A runaway 3-year-old racehorse, a dog who's lost her master, an aging know-it-all raven, a handsome black rat looking for love, and an 8-year-old orphan caring for his ancient great-grandmama in the shabby grandeur of her Parisian home. Let's just say this book is exceedingly charming and get that out of the way.

The prodigious Jane Smiley, after immersing us in the often grim reality of America in her Last Hundred Years Trilogy, offers a reprieve in the enchanted world of "Perestroika in Paris." It's still our time, or thereabouts, but this might as well be the Paris of Madeline; the neighborhood is neat and leafy; the animals are amiable and accommodating; the people — gardener, gendarme, shopkeepers — are generous and kind; and no one seems to notice that a horse has moved into Madame de Mornay's house on the Rue Marinoni.

The horse has wandered out of her stall after a race, rambled through the woods, and found herself in the Place de Trocadéro, where she befriends Frida, an elegant German shorthaired pointer whose owner Jacques, a busker, has recently died, leaving Frida at very loose ends. "They call me Paras," the horse introduces herself, "but my real name is Perestroika, by Moscow Ballet out of Mapleton, by Big Spruce."

Guided by the raven ("Sir Raoul Corvus Corax, the twenty-third of that name"), Paras and Frida move to greener or at least more hospitable pastures across the Seine in the Champ de Mars, a giant park anchored by the Eiffel Tower (or, as the animals refer to it, the Tour). On her way out of the racetrack, Paras has conveniently managed to swipe her groom's purse ("she had, in fact, just won a purse, and so, she thought, this would certainly be it"), which gives Frida, who has some experience with money, the means to do a little grocery shopping.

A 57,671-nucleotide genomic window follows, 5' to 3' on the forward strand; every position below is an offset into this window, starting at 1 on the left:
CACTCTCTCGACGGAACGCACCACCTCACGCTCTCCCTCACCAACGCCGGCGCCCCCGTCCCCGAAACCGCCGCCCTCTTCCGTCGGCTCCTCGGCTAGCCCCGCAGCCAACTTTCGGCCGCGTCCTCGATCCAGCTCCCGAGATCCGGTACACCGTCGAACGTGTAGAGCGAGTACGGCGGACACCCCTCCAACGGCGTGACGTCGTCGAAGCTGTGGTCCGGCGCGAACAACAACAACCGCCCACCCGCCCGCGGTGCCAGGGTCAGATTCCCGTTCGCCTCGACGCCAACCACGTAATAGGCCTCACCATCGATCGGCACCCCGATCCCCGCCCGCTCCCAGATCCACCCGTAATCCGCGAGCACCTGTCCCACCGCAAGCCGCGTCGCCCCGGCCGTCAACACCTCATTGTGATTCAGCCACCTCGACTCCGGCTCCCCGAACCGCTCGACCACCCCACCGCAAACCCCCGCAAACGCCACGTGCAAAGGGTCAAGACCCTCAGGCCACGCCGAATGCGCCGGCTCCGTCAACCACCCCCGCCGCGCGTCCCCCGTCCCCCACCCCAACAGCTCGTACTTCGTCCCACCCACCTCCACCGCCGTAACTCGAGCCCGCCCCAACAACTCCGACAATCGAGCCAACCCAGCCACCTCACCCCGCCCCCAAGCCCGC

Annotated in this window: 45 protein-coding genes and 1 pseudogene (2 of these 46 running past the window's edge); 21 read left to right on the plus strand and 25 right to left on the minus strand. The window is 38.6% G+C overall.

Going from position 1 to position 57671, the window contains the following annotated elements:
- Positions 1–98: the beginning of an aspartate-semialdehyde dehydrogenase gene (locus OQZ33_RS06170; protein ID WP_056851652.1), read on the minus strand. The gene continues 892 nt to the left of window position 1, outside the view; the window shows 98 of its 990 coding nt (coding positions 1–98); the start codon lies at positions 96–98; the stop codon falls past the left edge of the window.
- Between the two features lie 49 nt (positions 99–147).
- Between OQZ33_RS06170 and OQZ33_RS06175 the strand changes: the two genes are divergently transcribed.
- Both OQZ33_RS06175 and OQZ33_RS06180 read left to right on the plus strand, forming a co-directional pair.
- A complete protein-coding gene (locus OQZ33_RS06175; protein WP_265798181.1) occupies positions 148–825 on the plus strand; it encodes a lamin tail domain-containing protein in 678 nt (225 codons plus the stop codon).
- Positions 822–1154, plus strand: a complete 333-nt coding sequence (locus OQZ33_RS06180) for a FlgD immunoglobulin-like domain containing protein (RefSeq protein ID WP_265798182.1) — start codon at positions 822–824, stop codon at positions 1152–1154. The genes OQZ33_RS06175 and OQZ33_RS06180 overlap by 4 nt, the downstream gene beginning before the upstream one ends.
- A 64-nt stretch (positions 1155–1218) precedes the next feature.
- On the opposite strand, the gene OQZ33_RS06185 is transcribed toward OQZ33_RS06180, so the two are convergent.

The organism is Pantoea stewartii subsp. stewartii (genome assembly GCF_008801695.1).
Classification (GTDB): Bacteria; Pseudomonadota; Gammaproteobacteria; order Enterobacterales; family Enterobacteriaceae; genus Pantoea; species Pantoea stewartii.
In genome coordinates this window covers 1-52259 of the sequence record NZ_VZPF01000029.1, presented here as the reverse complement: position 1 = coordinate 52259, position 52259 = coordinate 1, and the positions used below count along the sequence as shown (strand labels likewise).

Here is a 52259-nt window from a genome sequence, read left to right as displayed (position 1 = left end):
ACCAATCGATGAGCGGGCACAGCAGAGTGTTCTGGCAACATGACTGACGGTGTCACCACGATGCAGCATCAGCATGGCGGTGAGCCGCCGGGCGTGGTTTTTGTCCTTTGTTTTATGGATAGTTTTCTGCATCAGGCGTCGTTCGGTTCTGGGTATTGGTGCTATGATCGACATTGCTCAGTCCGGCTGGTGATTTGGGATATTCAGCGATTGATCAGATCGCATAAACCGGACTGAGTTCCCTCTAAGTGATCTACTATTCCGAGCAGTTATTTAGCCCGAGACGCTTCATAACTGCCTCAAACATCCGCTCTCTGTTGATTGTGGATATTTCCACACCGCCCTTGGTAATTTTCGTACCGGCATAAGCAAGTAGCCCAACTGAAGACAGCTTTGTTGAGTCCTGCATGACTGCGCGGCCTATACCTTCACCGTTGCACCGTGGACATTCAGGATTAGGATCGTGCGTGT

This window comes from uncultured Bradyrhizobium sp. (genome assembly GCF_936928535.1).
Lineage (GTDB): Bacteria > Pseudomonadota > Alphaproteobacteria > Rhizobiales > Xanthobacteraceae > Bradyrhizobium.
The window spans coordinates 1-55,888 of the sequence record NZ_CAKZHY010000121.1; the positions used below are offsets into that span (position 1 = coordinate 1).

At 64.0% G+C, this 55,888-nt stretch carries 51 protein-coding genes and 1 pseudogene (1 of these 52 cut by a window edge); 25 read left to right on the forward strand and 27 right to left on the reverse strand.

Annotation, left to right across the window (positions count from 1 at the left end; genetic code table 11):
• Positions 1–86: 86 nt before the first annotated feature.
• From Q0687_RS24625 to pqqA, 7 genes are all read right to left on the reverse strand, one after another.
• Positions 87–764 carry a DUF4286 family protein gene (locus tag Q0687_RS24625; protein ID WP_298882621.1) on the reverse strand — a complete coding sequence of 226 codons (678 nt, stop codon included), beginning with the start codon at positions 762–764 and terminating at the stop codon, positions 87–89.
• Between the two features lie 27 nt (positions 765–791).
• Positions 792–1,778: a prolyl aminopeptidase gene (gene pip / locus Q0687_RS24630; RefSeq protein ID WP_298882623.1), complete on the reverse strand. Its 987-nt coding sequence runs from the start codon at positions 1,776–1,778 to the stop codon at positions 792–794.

How the grocer and butcher react to a dignified dog proffering bills and nosing items, and how the baker finds oats for a horse happening by in the wee hours, is endearing indeed; but sweetest of all is the curious and delicate courting of Paras by the little boy, Etienne.

What happens next is perfectly logical in the gentle world Smiley conjures here, at once surprising and satisfying in the way of all good stories. And the animals, however unique (and frequently comical) their personalities, are exquisitely familiar in the behavior that distinguishes their species, from how a horse gets to her feet or scratches her back to how a dog digs a hole or regards a ball.

This is one of those books that is hard to categorize, though it hardly matters. Written with the simplicity and wonder common to children's literature, "Perestroika in Paris" is smart and interesting enough to engage grown-ups — who might find, in this unlikely alliance of animals, a hint of the comfort of companionship among strangers so sorely lacking in our contentious moment.

Ellen Akins is a writer and teacher of writing in Wisconsin. Find her at ellenakins.com

Perestroika in Paris

By: Jane Smiley.
Publisher: Alfred A. Knopf, 265 pages, $26.95.